Don’t Call Roland Emmerich the Master of Disaster: Director Talks Taking His Epic Sci-Fi Past the Studio – Screens

Roland Emmerich on the set of moon fall, but don’t call it a disaster movie. “For me, it’s more of a space movie.” (Photo by Reiner Bajo)

Independence Day. Two days later. 2012. Roland Emmerich has become synonymous with disaster films. Yet even though his last, moon fallsees yet another extinction-level event befall humanity, it’s clear he hasn’t always been comfortable with that locker.

Reasonable, considering his career has included historical dramas like The Patriot and Half-wayprehistoric adventure 10,000 BCand sci-fi action movies like stargate and universal soldier. Yet even though his films wouldn’t qualify as disaster films if his name weren’t attached to them, films like white house down are always perceived as such. Emmerich sighed a little as he thought back to writing his last film. “I remember we had an idea of ​​a global flood, and I said (to co-writer Harald Kloser) ‘I’m not making this movie. They’ll forever call me the master of disaster.”

He’s laughing. “But the more I wrote about it, the more I fell in love with it.”

Then yes, moon fall does exactly what the title promises, as the Moon falls to Earth. But what Emmerich was really doing was a full-scale sci-fi movie, as the unlikely team of discredited astronaut Brian Harper (Patrick Wilson), rising NASA bureaucrat Jocinda Fowl (Halle Berry), and the plot KC Houseman (John Bradley) discovers that our lunar neighbor isn’t just a big ball of rock.

About a decade ago, Emmerich’s flood movie script took a drastic change of direction when he read a copy of Who built the Moon?, a book that proposes the idea that the Moon is actually an artificial structure. “It completely changed my thinking,” he said. “I thought, ‘Oh my god, that thing up there could be built? That’s an interesting idea.'”

Austin Chronicle: Seems like you developed a bunch of slippery movies in front of the studio telling them it’s a disaster movie when it’s not really a disaster movie.

Roland Emmerich: For me, it’s more of a space movie. I’ve always said it, but they love the disaster element. When the Earth collapses, they are always happy.

THAT: There’s something in the mentality of the producer, “Does the world stop? Then we can put that on screen.”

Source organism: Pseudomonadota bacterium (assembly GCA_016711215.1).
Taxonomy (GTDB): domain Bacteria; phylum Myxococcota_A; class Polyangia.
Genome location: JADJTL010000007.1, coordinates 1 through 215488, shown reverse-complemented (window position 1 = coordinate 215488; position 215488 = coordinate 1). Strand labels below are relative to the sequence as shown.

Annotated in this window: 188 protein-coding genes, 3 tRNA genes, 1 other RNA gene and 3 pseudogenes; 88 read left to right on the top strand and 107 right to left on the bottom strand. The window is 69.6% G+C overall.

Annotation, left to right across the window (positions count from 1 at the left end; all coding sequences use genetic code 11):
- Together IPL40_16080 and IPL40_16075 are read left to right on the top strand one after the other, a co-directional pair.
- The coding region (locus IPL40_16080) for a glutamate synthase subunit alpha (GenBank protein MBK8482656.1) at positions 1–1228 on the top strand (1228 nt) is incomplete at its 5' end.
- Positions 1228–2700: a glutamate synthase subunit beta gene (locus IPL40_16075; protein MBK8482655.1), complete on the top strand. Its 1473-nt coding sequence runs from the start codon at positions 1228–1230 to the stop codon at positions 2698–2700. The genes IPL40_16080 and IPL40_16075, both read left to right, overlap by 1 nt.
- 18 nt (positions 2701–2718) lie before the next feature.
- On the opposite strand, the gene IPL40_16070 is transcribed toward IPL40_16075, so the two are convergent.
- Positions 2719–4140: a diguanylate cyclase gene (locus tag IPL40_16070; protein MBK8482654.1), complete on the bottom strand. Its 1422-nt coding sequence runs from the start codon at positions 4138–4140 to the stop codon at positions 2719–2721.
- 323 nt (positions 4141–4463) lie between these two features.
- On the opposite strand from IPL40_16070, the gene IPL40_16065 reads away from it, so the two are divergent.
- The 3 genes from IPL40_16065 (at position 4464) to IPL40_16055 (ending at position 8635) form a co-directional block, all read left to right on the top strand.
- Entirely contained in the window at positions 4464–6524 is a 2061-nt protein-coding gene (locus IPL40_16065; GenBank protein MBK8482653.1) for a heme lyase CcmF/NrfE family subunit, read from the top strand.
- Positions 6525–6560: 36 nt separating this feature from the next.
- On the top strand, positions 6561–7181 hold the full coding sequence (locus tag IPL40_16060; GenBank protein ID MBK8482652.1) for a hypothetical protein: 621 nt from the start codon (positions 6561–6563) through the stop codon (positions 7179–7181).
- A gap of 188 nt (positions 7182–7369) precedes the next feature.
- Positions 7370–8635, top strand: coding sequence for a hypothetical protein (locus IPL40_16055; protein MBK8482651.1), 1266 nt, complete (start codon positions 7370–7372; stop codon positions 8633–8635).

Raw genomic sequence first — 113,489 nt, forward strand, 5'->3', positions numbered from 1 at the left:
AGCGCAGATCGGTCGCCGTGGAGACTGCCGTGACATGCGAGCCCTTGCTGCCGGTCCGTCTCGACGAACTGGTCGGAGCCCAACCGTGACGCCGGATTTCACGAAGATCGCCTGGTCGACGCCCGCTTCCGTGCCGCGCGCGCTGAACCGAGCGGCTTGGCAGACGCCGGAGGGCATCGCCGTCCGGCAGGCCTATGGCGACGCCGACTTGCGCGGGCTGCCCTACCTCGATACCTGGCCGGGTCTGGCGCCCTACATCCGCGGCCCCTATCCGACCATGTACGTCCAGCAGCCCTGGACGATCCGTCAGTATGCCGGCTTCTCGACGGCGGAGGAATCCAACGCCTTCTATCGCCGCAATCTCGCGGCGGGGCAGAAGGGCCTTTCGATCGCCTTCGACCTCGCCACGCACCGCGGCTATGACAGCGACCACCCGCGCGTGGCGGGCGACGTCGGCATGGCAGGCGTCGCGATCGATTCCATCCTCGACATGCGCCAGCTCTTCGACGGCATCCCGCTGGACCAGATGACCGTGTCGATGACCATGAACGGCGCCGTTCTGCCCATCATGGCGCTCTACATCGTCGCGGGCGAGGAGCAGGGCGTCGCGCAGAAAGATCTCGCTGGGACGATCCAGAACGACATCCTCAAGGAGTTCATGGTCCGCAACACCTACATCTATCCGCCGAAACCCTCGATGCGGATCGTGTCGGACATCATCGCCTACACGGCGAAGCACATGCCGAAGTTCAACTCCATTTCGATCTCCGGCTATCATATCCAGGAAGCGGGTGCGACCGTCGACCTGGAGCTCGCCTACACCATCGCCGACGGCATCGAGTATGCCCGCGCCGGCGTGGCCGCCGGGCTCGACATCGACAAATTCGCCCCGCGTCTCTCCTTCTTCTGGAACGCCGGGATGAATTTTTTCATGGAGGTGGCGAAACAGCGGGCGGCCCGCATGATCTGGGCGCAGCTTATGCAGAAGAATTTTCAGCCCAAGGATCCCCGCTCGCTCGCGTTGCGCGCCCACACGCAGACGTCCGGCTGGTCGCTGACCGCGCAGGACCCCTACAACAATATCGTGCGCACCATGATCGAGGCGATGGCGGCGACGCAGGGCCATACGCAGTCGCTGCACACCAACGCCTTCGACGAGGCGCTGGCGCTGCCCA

D: When you see it, every Marvel movie or every comedy movie, it’s the same system. There is always a superhero saving the Earth, but the whole world must be in peril.

THAT: But you have a long history of making scientists the saviors of the world.

“The world has gone mad. … No one believes in science, and that’s madness. -Roland Emmerich

D: I’m from Germany, and we don’t have superheroes. Now maybe, but when I grew up there was only Asterix and ObelixWhere Tintin, so I didn’t grow up with it. So I always try to put relatively smart in movies. Because it’s always great in movies when you have clever dialogue where you can also learn something.

It’s interesting to me how the world has gone crazy, with these big groups of QAnon followers and anti-vaxxer movements. What is going on? No one believes science, and that’s the crazy part.

THAT: You even have a conspiracy theorist in KC Houseman, but the thing is, he really has the research to back it up.

D: And he always dreamed as a child of being an astronaut, and everyone laughed at him. But he gets his wish. I love this character because he’s just this big kid who’s always excited about stuff.

“He was the secret hero.” Roland Emmerich on moon fallconspiracy theorist/scientist KC Houseman, played by John Bradley.

THAT: And in many ways, he’s more of a protagonist than Brian or Jocinda.

D: And you can only have that if you have actors who really understand. I had a lot of resistance to casting John Bradley because it’s such an out of this world idea to do that. They always said “No” [but] Both Patrick and Halle knew he was the secret hero, and only when you have actors who understand that can you have a movie like this.

THAT: But it’s still a disaster movie, and people want big sets. What is your approach to creating these scenes here?

D: It’s kind of born from the When worlds collide. I have a real fondness for this film, only there they have to leave the Earth. For me, it was these extremely large objects almost bumping into each other, and if you show that too much, it gets boring after a while. So you strategically insert those big moments. Then you have to find something equally exciting on the Moon, so it’s this idea of ​​something chasing you inside and outside the Moon, so you have this nice correlation. If I had shown more destruction on Earth, things wouldn’t have worked out.

moon fall is in theaters now. Find our review and schedules here.

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